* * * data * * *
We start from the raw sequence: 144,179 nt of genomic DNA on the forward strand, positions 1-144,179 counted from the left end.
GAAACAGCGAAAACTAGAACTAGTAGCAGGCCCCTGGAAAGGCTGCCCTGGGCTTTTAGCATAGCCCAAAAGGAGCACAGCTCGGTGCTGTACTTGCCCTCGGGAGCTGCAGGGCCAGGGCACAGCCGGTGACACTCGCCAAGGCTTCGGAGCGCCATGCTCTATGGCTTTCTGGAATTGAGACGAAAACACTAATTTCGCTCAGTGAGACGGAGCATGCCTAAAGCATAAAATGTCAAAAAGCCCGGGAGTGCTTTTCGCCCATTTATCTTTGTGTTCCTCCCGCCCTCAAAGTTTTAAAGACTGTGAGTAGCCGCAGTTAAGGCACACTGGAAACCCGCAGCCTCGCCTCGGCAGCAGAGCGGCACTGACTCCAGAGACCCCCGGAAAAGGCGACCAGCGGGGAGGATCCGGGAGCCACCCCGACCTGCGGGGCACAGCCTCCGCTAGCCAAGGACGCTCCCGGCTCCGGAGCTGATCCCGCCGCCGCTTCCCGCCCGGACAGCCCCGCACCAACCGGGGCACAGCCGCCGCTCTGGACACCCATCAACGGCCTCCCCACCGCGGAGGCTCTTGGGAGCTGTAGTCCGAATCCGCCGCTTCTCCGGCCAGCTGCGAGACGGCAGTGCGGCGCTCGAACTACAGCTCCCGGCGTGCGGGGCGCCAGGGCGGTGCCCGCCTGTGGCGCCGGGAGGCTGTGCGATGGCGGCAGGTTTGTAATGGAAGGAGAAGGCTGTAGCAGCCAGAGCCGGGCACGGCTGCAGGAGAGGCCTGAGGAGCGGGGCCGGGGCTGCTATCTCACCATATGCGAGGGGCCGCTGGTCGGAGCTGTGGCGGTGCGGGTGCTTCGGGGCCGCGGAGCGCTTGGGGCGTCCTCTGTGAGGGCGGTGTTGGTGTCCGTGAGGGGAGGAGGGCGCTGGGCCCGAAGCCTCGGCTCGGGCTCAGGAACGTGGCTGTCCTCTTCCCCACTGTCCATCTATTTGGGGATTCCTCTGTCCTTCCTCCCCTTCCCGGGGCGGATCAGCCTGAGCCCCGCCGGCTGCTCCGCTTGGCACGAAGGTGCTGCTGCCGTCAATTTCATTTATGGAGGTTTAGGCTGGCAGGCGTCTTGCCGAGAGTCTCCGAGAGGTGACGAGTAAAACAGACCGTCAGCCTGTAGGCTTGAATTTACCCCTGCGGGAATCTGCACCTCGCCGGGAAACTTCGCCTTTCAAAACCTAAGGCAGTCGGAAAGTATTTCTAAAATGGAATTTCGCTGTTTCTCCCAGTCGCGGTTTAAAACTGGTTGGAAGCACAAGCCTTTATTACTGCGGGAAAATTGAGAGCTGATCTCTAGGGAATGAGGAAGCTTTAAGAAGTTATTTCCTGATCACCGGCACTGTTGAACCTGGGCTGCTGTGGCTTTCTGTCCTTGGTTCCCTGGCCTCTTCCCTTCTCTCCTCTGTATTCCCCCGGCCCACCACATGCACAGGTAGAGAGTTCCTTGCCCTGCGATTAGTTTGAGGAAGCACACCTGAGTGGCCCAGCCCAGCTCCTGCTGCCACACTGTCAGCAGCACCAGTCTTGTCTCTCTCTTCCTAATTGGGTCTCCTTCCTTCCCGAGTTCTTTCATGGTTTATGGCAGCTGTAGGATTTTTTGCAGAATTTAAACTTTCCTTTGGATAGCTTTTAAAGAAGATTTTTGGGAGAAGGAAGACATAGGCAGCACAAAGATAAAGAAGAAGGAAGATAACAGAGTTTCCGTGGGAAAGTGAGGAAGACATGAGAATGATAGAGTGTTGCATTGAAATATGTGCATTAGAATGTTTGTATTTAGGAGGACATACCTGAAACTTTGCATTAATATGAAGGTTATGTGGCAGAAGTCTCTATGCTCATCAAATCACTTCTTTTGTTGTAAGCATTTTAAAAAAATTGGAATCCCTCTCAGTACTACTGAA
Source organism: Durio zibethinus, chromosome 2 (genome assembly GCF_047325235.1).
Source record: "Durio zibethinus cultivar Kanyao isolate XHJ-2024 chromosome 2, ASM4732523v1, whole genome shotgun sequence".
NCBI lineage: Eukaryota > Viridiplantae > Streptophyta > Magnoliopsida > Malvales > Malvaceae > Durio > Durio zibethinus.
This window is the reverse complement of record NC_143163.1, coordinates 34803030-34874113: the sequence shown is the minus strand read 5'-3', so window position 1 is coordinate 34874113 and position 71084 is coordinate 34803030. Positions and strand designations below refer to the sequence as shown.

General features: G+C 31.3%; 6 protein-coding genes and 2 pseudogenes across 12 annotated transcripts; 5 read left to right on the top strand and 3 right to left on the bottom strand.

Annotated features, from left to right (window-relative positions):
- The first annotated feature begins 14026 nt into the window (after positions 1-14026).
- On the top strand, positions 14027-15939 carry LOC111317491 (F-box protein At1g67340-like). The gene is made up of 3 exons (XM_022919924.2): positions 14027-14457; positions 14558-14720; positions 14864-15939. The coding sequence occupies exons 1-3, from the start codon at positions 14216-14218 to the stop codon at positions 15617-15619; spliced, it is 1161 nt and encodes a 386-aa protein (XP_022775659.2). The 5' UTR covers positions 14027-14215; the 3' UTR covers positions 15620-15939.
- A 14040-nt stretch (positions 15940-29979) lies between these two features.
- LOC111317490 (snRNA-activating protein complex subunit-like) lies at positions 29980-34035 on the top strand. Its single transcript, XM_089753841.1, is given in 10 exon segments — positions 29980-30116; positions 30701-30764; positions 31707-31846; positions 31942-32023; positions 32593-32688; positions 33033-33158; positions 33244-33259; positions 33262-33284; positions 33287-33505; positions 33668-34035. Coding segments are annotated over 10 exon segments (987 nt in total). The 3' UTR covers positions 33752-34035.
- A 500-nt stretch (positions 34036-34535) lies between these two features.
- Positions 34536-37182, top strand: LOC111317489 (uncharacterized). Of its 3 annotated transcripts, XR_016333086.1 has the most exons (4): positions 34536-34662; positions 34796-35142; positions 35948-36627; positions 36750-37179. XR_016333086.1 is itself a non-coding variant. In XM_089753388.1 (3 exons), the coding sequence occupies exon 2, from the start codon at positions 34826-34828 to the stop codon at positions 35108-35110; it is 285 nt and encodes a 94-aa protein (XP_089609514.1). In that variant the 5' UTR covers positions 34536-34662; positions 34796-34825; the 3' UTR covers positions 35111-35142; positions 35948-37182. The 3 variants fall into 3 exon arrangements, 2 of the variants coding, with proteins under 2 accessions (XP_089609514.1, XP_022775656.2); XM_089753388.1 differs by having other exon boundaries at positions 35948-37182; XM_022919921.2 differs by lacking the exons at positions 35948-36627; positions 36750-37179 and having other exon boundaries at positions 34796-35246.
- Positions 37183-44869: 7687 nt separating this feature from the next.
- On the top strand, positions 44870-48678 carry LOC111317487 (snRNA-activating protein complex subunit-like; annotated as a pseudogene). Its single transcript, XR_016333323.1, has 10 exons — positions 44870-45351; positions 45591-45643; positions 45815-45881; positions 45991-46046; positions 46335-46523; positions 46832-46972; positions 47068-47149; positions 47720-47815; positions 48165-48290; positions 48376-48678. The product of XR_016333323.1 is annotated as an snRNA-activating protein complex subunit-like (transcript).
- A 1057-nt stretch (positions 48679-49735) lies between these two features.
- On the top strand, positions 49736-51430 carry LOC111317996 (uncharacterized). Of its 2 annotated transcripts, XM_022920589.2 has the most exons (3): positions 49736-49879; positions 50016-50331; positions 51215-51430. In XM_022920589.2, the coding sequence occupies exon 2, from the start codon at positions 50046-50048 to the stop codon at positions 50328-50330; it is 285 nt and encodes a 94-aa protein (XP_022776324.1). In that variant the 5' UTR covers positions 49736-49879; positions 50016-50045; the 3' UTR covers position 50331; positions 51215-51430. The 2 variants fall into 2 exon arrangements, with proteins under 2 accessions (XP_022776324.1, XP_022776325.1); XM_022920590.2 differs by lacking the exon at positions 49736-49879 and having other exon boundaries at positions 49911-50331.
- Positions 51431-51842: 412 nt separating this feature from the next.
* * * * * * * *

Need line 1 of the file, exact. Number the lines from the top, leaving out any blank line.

We start from the raw sequence: 144,179 nt of genomic DNA on the forward strand, positions 1-144,179 counted from the left end.